Wool is so diverse and so can be used for so many different projects with different looks and different hand (they way it feels). To recap, there is a wool out there for all of your projects from soft next to the skin cormo for shawls, scarves and hats to tough lustrous Leicester Longwool for warm rugs or blankets. Wool has memory to spring back when stretch with wearing. It also is very insulating yet it is breathable wicking moisture away from your skin. Next week, The Year of Stash Appreciation will continue with an indepth look at mohair.
What is your next wool project? Post your answers in the comments to share what’s on your needles.
Effective yarn designers take many factors into consideration: fiber price, feel, structure, weight, and staple length to name a few. Why make a blend with wool and a plant or man-made fiber? It depends. Each of these blends starts with the incredibly versatile wool fiber and adds properties of luster, strength or temperature control to the resulting yarn. Adding rayon/Tencel/Viscose/Lyocell gives yarn the look of silk without the price of silk. All these processes were developed to mimic the silk fiber with it’s high glossy look. Adding nylon gives strength, while adding cotton reduces the warmth of the end garment. We’ll look at each of these.
Wool-Tencel: Tencel is a trade name for a particular rayon. It is made by breaking down woody plants and even wood into small molecules of cellulose. It is then extruded in the same way that spaghetti is extruded. The manufacturer can make any length staple length to match a wool staple that it will be blended with. Since there are no scales on the skin of each fiber, it is highly lustrous. But the flip side to that is that it is inelastic. It also lends incredible drape and softness to any fiber it is blended with.
Wool-Bamboo: Bamboo is just another type of Tencel/Rayon/Viscose. In these yarns, the plant is bamboo. It is hyped as a eco-fiber based on the fantastic growth and proliferation of bamboo. In fact, large areas of food producing land in other countries is being planted with bamboo. It is important to know that the making of bamboo fiber (yarn and textiles) is not as environmentally friendly as the photo above would have you believe. The digestion process uses toxic chemicals like sulfuric acid and large amounts of water. Some bamboo textiles claim to be organic, they may have been grown organically, however the manufacturing process would not be able to meet organic standards. In fact, many of the characteristics of bamboo such as its anti-bacterial property are lost because of the process used to make the fiber. There are some manufacturers who use mechanical breakdown which uses less chemicals and water to break down the plants. At this time there is no labeling requirement, so you can’t really tell which yarn would be produced in this more environmentally friendly way.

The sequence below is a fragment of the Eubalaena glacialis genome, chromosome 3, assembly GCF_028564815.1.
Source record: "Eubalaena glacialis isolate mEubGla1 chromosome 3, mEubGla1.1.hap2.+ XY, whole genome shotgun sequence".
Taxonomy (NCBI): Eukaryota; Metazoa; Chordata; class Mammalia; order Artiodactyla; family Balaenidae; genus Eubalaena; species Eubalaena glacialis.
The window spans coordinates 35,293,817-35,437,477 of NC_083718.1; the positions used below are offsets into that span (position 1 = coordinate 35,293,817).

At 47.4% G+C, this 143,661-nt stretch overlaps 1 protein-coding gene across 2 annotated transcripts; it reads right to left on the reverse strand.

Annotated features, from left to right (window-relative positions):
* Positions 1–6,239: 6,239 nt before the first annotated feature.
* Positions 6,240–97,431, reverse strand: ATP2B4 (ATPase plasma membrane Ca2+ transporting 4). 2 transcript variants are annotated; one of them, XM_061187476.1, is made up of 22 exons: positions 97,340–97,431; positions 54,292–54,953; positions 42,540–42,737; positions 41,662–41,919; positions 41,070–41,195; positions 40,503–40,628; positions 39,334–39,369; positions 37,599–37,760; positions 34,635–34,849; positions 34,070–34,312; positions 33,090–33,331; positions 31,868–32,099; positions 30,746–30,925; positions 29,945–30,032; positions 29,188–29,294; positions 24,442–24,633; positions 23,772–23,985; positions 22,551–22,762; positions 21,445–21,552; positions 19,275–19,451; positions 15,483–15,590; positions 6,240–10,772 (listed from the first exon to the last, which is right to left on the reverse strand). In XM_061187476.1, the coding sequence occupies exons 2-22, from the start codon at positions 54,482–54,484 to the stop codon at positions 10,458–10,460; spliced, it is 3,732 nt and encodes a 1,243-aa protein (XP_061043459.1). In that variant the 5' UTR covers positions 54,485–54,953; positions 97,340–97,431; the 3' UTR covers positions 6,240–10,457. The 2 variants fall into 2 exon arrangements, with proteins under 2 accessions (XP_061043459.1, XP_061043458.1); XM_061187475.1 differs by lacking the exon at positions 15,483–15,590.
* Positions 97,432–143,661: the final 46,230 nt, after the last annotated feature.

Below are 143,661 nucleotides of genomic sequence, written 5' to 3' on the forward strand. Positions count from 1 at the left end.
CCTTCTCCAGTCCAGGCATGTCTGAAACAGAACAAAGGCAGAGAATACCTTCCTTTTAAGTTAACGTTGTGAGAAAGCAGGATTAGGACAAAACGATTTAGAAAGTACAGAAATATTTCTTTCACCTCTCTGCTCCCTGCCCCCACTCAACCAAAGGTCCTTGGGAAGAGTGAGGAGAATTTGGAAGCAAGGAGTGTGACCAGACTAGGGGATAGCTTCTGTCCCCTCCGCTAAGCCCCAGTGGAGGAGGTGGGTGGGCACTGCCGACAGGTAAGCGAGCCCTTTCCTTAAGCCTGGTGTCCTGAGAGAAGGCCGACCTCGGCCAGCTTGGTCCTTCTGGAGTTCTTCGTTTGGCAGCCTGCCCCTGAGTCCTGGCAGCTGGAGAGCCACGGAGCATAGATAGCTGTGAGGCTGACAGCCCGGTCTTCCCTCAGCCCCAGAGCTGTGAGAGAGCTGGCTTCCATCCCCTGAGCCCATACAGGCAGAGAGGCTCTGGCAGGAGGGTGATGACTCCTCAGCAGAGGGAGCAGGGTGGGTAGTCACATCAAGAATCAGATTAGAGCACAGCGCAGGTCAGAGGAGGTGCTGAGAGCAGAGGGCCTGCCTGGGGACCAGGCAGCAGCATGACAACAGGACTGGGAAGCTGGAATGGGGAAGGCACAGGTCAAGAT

Wool-Lyocell: Lyocell again is just a type of tencel. But the manufacturing process used involves less chemicals and so is less ecologically toxic. This system is also on a closed loop, meaning that the chemicals and water are reused rather than just dumped into the local environment.
Wool-Cotton: There are a few of these blends available in the commercial market. They are sturdy yarns that can be used for projects for warmer climates where 100% wool would be too warm. The wool and cotton are both “breathable” and the cotton tends to stay cooler against your skin.
Wool-Nylon: These blends are typically found in yarn intended for socks. Nylon is a man-made fiber that is extremely strong and durable. Since socks get a lot of abrasion, nylon helps them last longer. Nylon also returns to it’s original shape after being stretched.
Wool-Acrylic: These blends tend to have wool as a lower percentage (20-30%) of the yarn than the acrylic. Sometimes nylon is added to this mix as well. These yarns all claim to be machine washable and can be put into a dryer as well. They are great for easy care garments and especially for infant or child items. The yarns are also designed to be very soft which is a characteristic that most people want in their garments. These blends are the entry point for new knitters. Hopefully after knitting basics are mastered, knitters will moving into more adventurous yarns.